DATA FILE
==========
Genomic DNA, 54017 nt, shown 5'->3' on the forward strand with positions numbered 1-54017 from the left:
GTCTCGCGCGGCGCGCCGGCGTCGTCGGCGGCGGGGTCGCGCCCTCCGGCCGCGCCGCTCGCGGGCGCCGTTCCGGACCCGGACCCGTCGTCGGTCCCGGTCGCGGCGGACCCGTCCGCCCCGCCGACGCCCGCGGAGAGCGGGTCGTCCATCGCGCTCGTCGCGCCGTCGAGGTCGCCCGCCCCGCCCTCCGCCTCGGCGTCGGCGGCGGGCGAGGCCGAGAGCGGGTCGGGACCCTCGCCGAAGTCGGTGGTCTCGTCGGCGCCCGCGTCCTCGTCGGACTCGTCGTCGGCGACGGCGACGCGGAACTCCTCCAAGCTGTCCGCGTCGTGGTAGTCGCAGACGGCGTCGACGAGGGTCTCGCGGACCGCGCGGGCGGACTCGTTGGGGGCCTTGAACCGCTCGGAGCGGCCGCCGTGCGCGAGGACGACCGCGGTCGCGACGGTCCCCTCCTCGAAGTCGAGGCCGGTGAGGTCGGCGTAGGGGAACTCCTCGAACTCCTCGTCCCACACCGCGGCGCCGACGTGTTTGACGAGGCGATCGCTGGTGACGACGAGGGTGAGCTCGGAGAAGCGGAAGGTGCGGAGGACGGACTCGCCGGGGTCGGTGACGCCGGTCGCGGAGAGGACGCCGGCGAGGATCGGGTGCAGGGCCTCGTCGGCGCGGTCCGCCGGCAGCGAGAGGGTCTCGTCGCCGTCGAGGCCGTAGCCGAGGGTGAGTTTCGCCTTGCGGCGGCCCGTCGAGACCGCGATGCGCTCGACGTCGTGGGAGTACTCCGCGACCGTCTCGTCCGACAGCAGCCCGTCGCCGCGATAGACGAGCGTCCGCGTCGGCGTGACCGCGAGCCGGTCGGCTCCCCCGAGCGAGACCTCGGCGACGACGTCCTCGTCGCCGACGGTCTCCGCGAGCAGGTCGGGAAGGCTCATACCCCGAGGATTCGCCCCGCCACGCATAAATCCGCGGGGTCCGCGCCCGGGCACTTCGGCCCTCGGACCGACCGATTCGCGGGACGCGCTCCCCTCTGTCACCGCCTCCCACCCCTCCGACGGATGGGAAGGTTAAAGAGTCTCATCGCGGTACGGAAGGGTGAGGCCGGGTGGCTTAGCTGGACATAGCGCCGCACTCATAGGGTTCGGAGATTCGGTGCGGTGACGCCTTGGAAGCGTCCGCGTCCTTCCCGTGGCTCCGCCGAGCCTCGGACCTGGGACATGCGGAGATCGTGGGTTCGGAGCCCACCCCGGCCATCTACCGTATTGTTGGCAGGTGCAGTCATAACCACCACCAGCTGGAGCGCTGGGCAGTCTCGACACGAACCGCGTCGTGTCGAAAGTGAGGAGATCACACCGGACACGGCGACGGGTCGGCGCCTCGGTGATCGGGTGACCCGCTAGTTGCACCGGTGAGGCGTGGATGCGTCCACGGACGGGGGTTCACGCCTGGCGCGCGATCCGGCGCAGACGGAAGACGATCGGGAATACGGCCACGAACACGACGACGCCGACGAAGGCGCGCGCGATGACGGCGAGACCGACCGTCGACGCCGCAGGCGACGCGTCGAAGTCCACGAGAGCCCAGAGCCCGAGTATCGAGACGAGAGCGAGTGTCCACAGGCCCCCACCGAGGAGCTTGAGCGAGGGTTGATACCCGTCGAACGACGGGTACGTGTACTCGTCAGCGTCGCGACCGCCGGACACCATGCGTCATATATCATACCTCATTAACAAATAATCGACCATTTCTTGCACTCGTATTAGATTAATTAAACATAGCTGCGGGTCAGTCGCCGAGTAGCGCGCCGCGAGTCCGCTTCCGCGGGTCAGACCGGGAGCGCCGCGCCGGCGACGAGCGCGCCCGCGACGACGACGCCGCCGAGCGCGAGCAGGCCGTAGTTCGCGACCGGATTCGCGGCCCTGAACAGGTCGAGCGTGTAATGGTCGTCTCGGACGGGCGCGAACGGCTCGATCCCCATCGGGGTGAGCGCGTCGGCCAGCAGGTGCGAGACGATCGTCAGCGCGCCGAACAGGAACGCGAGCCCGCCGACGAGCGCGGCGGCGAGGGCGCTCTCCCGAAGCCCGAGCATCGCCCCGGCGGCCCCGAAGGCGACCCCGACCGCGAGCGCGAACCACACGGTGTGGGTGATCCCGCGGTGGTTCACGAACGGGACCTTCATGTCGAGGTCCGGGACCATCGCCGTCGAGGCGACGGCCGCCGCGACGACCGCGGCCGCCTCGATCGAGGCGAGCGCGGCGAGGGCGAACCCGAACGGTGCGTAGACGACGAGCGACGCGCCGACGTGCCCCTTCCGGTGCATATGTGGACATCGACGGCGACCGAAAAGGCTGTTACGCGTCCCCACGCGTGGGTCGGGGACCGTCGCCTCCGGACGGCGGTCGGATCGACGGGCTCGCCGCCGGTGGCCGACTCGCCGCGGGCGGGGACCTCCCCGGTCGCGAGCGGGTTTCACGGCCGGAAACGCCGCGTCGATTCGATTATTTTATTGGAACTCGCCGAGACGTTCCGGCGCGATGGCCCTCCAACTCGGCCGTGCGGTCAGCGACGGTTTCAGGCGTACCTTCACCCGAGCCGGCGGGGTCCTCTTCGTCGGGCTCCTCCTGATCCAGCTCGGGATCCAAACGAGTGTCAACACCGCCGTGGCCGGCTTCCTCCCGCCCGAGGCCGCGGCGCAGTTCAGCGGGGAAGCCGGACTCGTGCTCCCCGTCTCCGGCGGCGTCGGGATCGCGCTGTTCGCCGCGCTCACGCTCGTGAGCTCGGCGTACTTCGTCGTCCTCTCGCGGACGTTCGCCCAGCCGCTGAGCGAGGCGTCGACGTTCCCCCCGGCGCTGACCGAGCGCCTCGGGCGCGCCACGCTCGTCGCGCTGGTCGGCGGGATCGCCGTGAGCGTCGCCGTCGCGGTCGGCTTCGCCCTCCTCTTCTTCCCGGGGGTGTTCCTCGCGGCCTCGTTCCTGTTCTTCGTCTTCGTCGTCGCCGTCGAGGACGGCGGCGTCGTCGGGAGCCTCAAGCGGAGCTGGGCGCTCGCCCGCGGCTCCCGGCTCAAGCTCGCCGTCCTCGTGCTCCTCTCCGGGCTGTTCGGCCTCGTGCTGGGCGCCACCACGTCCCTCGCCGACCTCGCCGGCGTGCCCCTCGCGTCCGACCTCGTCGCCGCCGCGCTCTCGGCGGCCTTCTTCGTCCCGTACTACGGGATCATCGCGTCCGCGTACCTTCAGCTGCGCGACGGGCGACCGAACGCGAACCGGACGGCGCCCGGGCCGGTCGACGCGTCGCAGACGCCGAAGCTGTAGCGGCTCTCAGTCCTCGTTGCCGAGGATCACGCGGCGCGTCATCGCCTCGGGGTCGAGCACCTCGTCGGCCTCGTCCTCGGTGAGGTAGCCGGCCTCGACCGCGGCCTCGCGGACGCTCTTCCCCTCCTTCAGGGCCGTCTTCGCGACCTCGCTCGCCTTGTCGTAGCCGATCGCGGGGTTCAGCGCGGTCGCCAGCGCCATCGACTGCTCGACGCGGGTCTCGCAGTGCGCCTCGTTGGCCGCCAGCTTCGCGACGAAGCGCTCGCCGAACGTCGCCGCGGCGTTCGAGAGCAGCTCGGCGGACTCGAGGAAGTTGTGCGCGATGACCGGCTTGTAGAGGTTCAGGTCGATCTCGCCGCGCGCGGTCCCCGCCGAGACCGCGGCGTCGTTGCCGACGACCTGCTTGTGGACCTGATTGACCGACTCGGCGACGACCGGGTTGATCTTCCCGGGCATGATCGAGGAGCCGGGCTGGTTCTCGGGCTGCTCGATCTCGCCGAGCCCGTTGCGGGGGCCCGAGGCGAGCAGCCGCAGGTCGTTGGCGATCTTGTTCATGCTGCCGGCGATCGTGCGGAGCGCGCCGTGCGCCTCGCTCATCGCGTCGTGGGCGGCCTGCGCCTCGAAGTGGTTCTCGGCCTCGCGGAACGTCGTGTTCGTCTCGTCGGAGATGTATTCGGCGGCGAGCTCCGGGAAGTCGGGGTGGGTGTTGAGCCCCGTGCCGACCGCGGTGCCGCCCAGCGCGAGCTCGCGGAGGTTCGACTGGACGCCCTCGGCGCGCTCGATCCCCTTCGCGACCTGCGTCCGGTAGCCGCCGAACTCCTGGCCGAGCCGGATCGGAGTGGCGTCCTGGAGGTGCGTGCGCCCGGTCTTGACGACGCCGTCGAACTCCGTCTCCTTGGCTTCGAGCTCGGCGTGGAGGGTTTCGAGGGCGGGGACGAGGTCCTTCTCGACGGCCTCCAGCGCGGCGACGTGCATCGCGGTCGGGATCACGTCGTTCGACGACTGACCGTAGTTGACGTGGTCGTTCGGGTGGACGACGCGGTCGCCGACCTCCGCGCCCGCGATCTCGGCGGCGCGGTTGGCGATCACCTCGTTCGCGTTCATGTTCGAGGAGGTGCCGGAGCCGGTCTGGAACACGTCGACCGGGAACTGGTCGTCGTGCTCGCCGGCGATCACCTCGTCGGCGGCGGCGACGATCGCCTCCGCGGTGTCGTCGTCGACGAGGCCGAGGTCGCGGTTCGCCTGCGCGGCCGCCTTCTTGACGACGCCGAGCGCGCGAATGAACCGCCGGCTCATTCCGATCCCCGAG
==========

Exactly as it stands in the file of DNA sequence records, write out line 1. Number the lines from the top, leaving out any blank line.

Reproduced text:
Genomic DNA, 54017 nt, shown 5'->3' on the forward strand with positions numbered 1-54017 from the left: